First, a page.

Tuesday May 31, 2005 - 21:53:07 GMT
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Westpac Institutional Bank - www.westpac.co.nz
Forex: Westpac Institutional Bank Morning Report
Westpac Institutional Bank Morning Report
New Zealand Dollar: Soft data catalyst for weaker NZD
Tuesday was the first day of decent NZD volatility in almost three weeks, with the currency threatening to break out of the 120bps range it has kept for the past 19 days. Weak data and a stronger USD across the board were the primary instigators of yesterday's move lower. NZ business confidence fell to a seven year low and dwelling consents dropped 33.9% in April. The RBNZ cannot ignore the recent stream of soft economic data and hence emerging economic slowdown; they will surely leave interest rates unchanged at next week's MPS. The NZD opened near the high yesterday at 0.7122 and moved down to 0.7060 after the soft data and a lower euro. The currency finally broke its 19 day range and moved lower offshore, the intraday low being 0.7032. It opens today around 0.7040.
Australian Dollar: AUD fails to hold above 0.7600
The AUD continued Tuesday's theme and moved lower against the USD on softer than expected data. April retail sales fell 0.5% against market forecasts of a 0.3% rise, the current account deficit widened to A$15.65bn with net exports providing a 0.3ppt drag on Q1 GDP; April credit growth slowed to 0.9% confirming a slower trend pace of growth. AUD/USD failed to hold onto the 0.7600 handle and sold off sharply from 0.7609 to 0.7543. Support was evident around the 0.7540 level and the AUD traded between that level and 0.7575 for much of the offshore session, closing around 0.7550.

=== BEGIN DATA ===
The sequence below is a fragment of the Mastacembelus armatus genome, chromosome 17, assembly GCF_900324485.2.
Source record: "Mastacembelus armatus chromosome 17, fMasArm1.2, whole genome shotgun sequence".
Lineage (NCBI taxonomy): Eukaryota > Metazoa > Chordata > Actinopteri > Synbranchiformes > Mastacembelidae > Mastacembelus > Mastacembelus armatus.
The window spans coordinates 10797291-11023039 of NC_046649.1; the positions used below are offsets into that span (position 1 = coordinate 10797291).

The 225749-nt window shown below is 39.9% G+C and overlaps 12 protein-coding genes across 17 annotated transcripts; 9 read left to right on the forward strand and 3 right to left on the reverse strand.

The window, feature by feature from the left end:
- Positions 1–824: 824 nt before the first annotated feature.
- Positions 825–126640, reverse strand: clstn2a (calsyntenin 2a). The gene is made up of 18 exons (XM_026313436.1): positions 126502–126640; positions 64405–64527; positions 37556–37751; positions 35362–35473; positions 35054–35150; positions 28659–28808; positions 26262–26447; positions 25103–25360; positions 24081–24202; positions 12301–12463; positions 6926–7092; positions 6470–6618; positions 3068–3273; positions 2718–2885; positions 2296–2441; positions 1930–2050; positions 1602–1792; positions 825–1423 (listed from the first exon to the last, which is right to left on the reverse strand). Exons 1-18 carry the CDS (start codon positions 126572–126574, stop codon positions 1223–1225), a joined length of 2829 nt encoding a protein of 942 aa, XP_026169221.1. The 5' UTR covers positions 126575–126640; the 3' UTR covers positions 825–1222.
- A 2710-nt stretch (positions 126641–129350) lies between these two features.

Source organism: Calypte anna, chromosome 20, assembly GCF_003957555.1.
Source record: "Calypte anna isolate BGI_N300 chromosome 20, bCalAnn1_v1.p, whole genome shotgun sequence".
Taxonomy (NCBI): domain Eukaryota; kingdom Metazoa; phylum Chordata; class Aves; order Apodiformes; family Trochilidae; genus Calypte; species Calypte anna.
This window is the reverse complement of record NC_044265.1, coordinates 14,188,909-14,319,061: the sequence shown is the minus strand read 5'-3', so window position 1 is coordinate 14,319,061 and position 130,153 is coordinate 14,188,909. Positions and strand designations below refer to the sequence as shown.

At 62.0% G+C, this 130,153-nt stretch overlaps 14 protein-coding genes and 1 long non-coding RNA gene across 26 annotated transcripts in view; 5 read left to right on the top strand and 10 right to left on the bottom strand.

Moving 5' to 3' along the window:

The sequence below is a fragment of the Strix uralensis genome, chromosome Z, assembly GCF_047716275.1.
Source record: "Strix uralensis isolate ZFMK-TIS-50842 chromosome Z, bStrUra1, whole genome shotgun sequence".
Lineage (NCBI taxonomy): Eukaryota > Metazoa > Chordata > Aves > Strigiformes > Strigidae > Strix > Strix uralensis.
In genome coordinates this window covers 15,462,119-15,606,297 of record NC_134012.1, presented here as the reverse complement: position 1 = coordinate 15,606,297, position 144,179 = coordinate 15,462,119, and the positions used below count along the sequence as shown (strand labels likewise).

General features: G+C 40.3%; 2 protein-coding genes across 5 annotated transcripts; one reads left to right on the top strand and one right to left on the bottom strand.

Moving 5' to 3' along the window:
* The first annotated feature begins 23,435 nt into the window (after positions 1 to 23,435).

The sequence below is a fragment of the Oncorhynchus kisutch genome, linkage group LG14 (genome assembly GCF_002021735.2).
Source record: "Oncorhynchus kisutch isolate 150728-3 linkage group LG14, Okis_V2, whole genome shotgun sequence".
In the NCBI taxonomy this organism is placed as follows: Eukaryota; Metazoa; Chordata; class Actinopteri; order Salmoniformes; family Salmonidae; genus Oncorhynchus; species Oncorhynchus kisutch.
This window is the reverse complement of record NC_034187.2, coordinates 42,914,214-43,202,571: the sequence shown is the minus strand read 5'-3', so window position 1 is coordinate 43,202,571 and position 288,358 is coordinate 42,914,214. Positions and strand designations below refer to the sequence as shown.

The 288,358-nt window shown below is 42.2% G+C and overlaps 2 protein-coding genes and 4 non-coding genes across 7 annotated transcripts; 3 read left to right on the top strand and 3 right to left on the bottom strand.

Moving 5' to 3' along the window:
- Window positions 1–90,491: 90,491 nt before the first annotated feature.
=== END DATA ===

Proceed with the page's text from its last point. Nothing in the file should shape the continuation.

Major Currencies: Euro falls through 1.2300 ahead of Netherlands vote
The USD surged to new highs against the euro on Tuesday as the euro continued to languish following France's rejection of the EU constitution on Monday and ahead of an anticipated Netherlands 'no' vote today. The Netherlands are expected to deal another blow to the European constitution tonight with the polls showing 60% of the votes to be against the constitution. The currency market ignored mixed US data last night instead focusing on weak euro sentiment selling it through 1.2300 to a low of 1.2296 its lowest level since October 2004.
US Chicago PMI falls from 65.6 to 54.1 in May.
At a stroke, the steep fall in the Chicago PMI brings this regional survey into line with the other major regional and manufacturing surveys from the Fed district offices and the ISM. This ends about a year of Chicago outperformance, where that survey was trending higher, while all the others were in a downtrend. The May detail showed lower readings across the board.
US consumer confidence rises 4.7 pts in May.
Confidence bounced back in May, though not enough to recover all of April's decline. Lower petrol prices no doubt helped.
Canada's 2.3% annualised growth pace in Q1
Economic sentiment continues to weaken in Europe. Normally sticky consumer confidence fell two points, its steepest decline since the Iraq war. Also, industrial confidence and the separate business climate index are back at around Iraq war levels.